Monday came with no improvement and my father was taken to the Emergency Room via ambulance. It was a rush of fear that went through me as I followed the ambulance to the hospital.
By this time my father’s condition was pretty bad. He was mostly unresponsive with eyes closed and mouth open. His cough was due to aspirating pneumonia, but after being suctioned at the E.R., the gurgling was mostly gone. The hours were long and cold as we waited, hoping to get some news on what was happening and what could be done.
This is when things really began to get surreal.
The doctors came to us with dire news. “Send him home for comfort care, so he can pass in peace” was the suggested action, although there was “no pressure” in making our decision to treat or not. This decision was not easy to make as the attending physician said that he couldn’t determine what was wrong based on my father’s symptoms, lab work, and scans. You read right, “We don’t know what’s gong on, so send him home to die” was what we heard.
We decided to treat as our belief was that my father was able to get stable with the right care. They gave him IV fluids and antibiotic. Slowly my father began to regain some responsiveness. He began to move a little, folding his hands across his sternum, and touching his mustache in his familiar way.
I stayed with him throughout the night, until he was admitted into a room the next morning.
For the next two days my father’s condition improved. He talked more, recognized people, made requests, and asked questions. His personality began to show again, and his vitals began to improve. He still wasn’t strong enough to get out of bed, or sit up for long on his own, but once again, we were hopeful that things would continue to improve for him.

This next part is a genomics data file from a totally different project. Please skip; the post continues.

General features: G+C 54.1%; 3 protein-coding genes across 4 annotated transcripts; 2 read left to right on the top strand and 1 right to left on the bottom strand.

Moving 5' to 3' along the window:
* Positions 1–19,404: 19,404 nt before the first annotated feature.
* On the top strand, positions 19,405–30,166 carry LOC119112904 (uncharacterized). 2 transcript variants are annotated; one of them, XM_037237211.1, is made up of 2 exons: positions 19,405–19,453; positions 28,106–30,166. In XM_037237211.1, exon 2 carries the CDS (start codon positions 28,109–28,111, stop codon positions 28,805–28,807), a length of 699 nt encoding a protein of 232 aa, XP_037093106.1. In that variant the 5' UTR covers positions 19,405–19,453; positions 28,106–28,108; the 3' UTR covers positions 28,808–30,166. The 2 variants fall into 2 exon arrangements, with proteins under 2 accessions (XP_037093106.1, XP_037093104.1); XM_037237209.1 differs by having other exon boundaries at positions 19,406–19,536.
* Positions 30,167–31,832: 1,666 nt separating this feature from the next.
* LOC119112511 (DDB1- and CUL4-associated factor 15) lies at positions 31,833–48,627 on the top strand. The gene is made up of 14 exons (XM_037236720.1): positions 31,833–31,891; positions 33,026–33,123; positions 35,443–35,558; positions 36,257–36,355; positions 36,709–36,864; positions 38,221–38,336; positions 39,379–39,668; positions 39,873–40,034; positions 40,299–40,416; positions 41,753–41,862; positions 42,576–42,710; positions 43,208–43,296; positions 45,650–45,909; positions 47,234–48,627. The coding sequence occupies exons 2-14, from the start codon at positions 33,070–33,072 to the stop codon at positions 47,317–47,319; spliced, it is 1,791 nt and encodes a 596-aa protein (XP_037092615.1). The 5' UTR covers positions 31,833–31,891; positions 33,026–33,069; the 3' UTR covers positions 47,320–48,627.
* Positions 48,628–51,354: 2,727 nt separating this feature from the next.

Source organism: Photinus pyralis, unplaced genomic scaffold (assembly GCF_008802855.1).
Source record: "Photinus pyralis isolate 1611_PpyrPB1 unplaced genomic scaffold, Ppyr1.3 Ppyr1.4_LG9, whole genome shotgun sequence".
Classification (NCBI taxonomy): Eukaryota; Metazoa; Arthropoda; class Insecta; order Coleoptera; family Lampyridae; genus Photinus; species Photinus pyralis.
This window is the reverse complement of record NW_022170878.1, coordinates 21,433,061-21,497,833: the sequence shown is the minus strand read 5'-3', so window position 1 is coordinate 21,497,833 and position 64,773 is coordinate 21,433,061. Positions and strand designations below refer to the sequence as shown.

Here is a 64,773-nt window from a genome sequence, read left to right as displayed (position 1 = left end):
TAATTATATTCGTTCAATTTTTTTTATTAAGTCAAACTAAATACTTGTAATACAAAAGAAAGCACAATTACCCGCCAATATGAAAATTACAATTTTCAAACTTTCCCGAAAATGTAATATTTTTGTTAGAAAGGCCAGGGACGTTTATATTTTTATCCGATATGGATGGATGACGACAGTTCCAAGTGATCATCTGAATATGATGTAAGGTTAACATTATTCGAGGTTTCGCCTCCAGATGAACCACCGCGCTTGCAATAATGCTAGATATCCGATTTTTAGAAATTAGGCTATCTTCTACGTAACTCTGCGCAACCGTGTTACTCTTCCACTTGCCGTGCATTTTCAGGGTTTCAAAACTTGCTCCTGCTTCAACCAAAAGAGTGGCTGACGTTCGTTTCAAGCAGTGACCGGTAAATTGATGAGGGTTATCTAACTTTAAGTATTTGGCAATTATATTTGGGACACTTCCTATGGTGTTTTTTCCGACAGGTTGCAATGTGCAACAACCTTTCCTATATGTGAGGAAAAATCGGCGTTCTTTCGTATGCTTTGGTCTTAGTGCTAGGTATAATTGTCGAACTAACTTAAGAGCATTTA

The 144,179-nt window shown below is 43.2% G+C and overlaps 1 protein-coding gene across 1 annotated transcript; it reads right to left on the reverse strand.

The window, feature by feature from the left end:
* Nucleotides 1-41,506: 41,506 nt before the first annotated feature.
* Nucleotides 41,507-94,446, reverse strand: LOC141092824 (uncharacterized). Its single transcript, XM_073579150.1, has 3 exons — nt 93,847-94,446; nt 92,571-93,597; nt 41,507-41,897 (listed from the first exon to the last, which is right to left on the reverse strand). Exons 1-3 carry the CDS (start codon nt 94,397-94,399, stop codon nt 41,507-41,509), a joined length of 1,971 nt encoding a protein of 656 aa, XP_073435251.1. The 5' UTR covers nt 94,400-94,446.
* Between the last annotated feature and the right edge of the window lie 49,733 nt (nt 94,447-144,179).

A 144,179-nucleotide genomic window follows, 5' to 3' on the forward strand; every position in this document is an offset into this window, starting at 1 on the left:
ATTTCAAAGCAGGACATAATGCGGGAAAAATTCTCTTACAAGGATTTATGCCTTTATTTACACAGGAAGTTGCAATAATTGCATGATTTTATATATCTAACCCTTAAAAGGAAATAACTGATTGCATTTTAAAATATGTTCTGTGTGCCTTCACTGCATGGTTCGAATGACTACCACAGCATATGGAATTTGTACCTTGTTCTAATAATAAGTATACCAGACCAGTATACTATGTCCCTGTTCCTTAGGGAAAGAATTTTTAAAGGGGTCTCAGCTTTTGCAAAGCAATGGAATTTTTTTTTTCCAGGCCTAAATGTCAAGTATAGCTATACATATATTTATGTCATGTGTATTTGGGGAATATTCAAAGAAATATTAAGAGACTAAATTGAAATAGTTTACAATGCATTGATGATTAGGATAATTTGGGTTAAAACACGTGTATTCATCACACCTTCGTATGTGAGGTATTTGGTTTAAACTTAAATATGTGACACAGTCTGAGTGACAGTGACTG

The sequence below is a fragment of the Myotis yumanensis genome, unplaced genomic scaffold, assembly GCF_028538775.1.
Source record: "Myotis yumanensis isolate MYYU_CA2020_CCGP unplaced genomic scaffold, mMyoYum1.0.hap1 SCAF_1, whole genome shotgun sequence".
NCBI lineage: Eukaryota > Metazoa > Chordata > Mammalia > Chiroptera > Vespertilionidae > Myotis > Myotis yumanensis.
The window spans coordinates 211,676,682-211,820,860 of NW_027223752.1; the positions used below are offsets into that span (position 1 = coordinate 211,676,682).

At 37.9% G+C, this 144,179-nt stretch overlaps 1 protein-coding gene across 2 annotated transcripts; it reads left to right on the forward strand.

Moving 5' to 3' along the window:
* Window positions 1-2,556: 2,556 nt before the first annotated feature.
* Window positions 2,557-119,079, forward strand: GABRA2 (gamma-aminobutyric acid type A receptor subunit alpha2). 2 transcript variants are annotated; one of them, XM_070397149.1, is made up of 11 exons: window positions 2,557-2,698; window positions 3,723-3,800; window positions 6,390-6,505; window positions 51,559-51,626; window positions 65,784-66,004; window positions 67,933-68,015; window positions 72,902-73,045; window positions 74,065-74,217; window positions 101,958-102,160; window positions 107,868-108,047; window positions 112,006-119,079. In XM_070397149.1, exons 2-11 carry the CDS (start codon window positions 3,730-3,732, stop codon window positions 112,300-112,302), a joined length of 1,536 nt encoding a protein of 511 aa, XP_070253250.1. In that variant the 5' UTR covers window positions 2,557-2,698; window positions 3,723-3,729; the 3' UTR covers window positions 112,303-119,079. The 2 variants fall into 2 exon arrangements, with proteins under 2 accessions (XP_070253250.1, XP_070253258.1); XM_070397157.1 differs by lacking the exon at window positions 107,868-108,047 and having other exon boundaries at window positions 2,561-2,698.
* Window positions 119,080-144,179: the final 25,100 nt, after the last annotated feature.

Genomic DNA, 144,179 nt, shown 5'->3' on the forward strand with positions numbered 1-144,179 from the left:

The only thing that wasn’t improving was his inability to swallow. He didn’t pass a swallow test, but the speech therapist said she would try another test when his strength improved.
Up to this point, the attending physicians inquired on our decision to keep treating or begin comfort care. In the spirit of informed decisions, we decided to meet with the palliative doctor to better understand what this option meant.
The information she provided was grim. Worst case scenario seemed to be all she could give us. Which makes sense since that is her job. But we weren’t ready for death yet. Not with my father’s condition improving by the hour.
Options to treat were also reviewed with the palliative and attending physicians. The treatment options were more invasive, as they included feeding tubes and dialysis. Then there was the issue of dementia.
Even with my father’s improvement, and even with invasive treatments, my father’s dementia would still be present and progressing. The degree to which he could improve with treatment was unknown, but what was known was that dementia wasn’t going anywhere and would only get worse.
Although there was no rush, we felt pressured. It was an implied pressure in the urgent tone used by nurses and doctor. “He is not going to improve, he will only get worse, let him go” was what I felt.
I became angry and frustrated at the lack of possibility in the hospital staff. They were treating my father as if he came in with a toe tag and death certificate and had no idea of what he was like weeks before being admitted. They met an 84 year old man with a dementia diagnosis, and saw a dead man. I saw my father who was strong and a fighter, and this discrepancy between myself and the doctors felt powerless and infuriating. The doctors would say I was in denial.